Over the past several years, many employers have entered into neutrality/card check agreements so the union will not target them in a corporate smear campaign. Such agreements typically allow union access to employees to solicit them to sign union authorization cards. When a majority of employees has signed cards, the union can ask the employer to recognize the union. Under a neutrality/card check agreement, the employer typically must do so. Even in the absence of such an agreement, a union obtaining signed union authorization from a majority of employees may demand the employer recognize the union and, while the employer technically can refuse, their refusal often subjects them to a corporate smear campaign. In any event, under established National Labor Relations Board ("NLRB" or "Board") law, once an employer recognized a union following a card check, employees could not decertify the union and no rival union could challenge the recognition under the "recognition-bar doctrine" until a "reasonable period" had elapsed.
In its just-decided consolidated Dana Corporation and Metaldyne Corporation decision, the Board has created a "modified recognition bar doctrine," which provides that, when an employer voluntarily recognizes a union, a post-recognition election bar will not occur unless (a) the affected employees receive notice from the NLRB of the employer's recognition of the union and their opportunity to file a Board election petition within 45 days of such notice, AND (b) 45 days elapses from the notice date without the filing of a validly supported petition. Signatures obtained both pre- and post-recognition can support petitions.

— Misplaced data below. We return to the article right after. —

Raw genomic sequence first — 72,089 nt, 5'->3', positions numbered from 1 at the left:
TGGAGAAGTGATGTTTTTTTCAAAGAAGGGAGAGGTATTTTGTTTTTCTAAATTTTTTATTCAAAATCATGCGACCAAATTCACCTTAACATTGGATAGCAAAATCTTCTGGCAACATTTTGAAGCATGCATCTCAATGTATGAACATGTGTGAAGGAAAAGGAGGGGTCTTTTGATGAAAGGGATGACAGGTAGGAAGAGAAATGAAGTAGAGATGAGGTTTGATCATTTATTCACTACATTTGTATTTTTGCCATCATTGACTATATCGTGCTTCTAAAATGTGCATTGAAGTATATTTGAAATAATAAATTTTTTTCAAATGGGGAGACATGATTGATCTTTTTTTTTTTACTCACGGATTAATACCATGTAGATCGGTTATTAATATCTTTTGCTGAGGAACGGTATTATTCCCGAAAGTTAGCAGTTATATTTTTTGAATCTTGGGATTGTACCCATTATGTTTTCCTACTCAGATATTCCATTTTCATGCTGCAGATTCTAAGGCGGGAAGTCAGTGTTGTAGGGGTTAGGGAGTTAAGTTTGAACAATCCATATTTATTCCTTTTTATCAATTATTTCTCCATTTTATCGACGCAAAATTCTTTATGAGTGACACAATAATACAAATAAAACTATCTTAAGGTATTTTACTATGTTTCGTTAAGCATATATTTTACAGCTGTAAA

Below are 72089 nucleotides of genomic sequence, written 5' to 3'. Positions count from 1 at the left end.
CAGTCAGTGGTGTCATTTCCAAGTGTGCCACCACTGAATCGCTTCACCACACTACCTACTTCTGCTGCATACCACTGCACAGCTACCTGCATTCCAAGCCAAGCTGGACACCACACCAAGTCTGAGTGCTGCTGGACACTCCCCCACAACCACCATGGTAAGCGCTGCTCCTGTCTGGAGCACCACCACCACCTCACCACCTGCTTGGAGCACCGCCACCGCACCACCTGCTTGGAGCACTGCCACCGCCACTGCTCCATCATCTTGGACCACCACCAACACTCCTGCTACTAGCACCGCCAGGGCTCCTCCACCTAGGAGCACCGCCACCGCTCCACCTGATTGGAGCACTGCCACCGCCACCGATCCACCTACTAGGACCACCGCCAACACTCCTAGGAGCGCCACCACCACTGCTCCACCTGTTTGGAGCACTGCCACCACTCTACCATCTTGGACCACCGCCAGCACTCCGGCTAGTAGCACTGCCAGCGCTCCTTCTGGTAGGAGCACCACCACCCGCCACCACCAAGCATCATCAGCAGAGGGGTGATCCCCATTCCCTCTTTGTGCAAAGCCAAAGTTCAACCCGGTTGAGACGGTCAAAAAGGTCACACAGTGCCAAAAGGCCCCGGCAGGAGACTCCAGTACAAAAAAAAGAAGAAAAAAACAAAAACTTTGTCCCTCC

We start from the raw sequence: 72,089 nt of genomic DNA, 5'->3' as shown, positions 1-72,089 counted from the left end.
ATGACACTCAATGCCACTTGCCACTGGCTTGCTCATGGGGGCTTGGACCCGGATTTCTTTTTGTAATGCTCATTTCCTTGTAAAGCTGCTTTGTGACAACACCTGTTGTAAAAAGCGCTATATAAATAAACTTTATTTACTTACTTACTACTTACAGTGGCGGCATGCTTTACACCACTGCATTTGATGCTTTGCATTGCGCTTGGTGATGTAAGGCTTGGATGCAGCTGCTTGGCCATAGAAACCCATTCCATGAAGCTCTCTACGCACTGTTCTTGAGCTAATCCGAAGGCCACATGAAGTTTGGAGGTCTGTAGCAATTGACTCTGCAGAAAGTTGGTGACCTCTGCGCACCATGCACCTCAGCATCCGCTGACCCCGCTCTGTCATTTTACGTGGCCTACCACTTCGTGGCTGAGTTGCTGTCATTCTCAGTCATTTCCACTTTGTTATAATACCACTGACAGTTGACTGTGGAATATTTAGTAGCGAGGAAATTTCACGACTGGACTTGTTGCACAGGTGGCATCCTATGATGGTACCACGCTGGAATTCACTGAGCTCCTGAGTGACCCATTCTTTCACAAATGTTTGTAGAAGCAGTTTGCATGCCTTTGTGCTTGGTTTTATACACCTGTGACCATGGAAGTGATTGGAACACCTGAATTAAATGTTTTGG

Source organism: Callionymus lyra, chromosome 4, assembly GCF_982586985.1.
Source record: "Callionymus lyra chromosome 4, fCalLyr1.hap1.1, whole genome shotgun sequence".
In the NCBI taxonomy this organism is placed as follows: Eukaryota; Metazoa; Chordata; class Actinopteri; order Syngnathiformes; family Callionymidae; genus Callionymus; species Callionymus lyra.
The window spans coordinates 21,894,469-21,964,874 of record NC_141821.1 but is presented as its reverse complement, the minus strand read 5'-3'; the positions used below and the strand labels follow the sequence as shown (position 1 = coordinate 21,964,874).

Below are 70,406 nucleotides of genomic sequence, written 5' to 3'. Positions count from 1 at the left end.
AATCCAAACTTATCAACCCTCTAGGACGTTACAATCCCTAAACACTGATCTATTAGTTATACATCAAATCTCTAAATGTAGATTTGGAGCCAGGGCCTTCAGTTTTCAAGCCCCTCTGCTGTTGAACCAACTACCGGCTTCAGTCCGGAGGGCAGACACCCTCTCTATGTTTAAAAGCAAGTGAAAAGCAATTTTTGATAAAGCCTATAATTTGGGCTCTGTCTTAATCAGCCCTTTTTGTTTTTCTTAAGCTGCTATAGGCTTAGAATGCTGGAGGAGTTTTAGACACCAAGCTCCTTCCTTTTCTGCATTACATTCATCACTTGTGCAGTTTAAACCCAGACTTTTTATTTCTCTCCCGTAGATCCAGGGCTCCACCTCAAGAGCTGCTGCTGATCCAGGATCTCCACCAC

Employers are obligated to bargain with the union during the 45-day window. If the parties execute a contract within the 45-day window and the notice and window-period requirements have not been met, the contract will not bar an election. Only after the 45-day window elapses with no petition being filed will the union's majority status be irrebuttably presumed for a "reasonable period of time," (as in the past) and any contract reached will bar an election for up to three years of the contract term (as in the past). Note that, because the modified recognition bar significantly departs from existing Board law, it applies only to voluntary recognition agreements post-dating the NLRB's September 29, 2007 decision.
The Board's rationale in modifying the recognition-bar doctrine is that (a) Board elections more reliably represent employees' free choice because, unlike card signing, election votes are cast in private; (b) union card solicitation often involves misinformation or lack of information, especially if the employer has pledged neutrality, and the union's access to the employer's premises often makes employees feel they have no real choice; (c) a Board election better reflects employee sentiments at a specific moment, rather than over an extended card-signing period; and (d) an election provides the safeguards against improper employer electioneering that are lacking in the voluntary recognition process.
Employers should be mindful of this new legal development when considering voluntary recognition as part of their labor relations strategy.